1938 was to be the worst instance of TGB’s paranoia, when high on Masherbrum (7,821 meters) the lead climbers Jock Harrison and Robin Hodgkin in retreat from a summit bid, were caught out in a blizzard and forced to bivouac in a crevasse, suffering severe frostbite. TGB had disputed Hodgkin’s view of the best route to attempt the final sections of the climb, and even wished to remain in a high camp on the mountain to make another summit attempt despite have frostbitten big toes himself. He even accused Hodgkin of over playing his injuries and pain, something that would come back to haunt him, for as someone who knew Robin well, his injuries were terrible and shocking and the worst frostbite injuries I have ever seen, losing most of his fingers and suffering partial foot amputations. So to infer that Hodgkin was some kind of mamby pamby was cruelly unsympathetic and interestingly it was the route via the south east face that he favoured that the first and second ascents of Masherbrum were made, thus vindicating his opinion as to the best and safest route to follow.

 TGB Roping down Chamonix Aiguilles, 1931. Photo-R Goodfellow: Reproduced by permission of the National Library of Scotland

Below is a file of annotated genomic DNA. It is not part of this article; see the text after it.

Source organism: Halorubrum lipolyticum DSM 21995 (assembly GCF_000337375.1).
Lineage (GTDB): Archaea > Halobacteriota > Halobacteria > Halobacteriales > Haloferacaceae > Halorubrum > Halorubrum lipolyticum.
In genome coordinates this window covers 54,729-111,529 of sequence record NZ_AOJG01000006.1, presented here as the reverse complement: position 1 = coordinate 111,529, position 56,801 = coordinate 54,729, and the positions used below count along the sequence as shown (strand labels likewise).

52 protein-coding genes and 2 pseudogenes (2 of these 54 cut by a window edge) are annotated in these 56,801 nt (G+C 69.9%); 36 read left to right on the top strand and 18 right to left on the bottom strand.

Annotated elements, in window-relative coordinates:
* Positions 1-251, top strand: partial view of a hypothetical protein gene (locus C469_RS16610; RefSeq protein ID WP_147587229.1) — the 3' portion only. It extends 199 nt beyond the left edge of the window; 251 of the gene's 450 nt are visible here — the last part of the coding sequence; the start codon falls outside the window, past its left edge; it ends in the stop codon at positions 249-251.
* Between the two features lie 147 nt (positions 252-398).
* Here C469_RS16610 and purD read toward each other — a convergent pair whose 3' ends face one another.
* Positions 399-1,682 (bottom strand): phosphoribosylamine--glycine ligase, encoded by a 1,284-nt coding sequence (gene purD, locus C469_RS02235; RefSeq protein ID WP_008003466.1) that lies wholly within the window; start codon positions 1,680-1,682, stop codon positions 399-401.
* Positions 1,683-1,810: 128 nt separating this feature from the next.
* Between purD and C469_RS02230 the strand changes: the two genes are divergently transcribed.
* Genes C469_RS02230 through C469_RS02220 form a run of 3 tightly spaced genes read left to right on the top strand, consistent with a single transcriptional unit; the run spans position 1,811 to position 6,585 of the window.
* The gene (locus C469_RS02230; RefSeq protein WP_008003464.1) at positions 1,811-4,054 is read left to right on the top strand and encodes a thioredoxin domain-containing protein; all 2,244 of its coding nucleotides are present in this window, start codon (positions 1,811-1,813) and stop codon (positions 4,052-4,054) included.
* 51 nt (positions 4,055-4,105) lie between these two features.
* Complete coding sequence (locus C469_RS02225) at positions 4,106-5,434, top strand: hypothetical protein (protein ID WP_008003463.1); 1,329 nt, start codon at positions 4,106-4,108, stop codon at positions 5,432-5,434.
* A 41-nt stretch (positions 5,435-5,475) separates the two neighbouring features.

Somehow TGB continued to arouse controversies and antipathy, the more so when he became editor of the Alpine Journal in 1948. He tended to support via the journal ultra traditional views and downplay modern developments, he also used the position to make veiled attacks on those who he felt held unjustified power in the climbing world, not the least Geoffrey Winthrop Young and Leo Amery for their support of the British Mountaineering Council over the wishes of some of the senior AC members like himself, believing the Alpine Club should represent the British climbing world. He was however able to rest his feud with Smythe who died tragically in 1949. Things came to a head partly because of the setting up of The Alpine Climbing Group in 1952 which had highlighted how moribund the Alpine Club was becoming in not embracing modern developments and a letter to the committee from Bill Murray who had joined up with the ACG pointing out that the last place one looked for up to date developments and news was in the Journal. The committee met in January 1954 and with one dissenting voice, they decided to sack TGB and appointed Francis Keenlyside to take over as Editor of The Alpine Journal, tasking Lord Tangley to pass on this news to TGB who did not speak to him again for some years post this act. But TGB was not totally without feeling and he eventually invited Tangley to lunch with him at his club The Athenaeum to rekindle their friendship some years before he died in late1965.